• dgkaye

      Succinctly said Sal. Books like these have much to teach and remind us. I think it would serve everyone to read a book like this in these changing times. <3 <3

  • Norah Colvin

    This sounds like a very compelling book, Debby. It is very difficult for us to understand the horrors that these people faced. That any survived is truly a miracle. We have to do all we can to ensure such barbarity never happens again.

  • Colleen M. Chesebro

    Hi, Sis. What an amazing review. You did a great job. These types of books stop me from sleeping. I get so empathically connected that I can’t deal with my emotions. This entire era is haunting. Hugs and love for finding the courage to read this novel. <3 By the way, I can't get into Facebook at all. I sent you a message on WhatsApp. <3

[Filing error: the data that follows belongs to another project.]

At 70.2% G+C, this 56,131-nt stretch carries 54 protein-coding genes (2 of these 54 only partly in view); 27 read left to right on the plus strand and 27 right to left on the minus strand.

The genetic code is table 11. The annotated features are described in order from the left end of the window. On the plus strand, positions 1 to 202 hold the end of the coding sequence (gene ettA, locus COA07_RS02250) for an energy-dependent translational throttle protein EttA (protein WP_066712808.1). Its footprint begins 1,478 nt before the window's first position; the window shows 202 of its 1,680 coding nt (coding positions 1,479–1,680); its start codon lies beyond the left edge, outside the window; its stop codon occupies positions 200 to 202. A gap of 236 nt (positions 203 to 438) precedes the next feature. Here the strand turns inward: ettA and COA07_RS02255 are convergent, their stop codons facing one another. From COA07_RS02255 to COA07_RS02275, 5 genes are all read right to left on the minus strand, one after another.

• dgkaye

      Thanks Sis. Not every book is for everyone. I happen to be fascinated by this part of history and how the human spirit prevails despite the atrocities. <3 xxx

  • Carol Taylor

    A book I have been trying to get my hands on for a while and want to read it even more…We should not forget and it must be so hard for some to read and some may never…But an important message to future generations who should know what really happened..Sadly atrocities are still happening ..Will it stop? I don’t believe it ever will.A great review, Debby 🙂 xxx

  • Annika Perry

    Debby, an excellent review of a harrowing book. I consumed this within two days over the summer…and as you say their indomitable spirit keeps them alive. More than anything this book brought the everyday life amongst the horrors alive, where love flourished and ensured each other’s survival. I was interested how Morris came to write the book, her efforts to win the trust of Lale to tell his story and her determination to write it with accuracy and heart. I also felt there is a book or two of their lives after the war.

    • dgkaye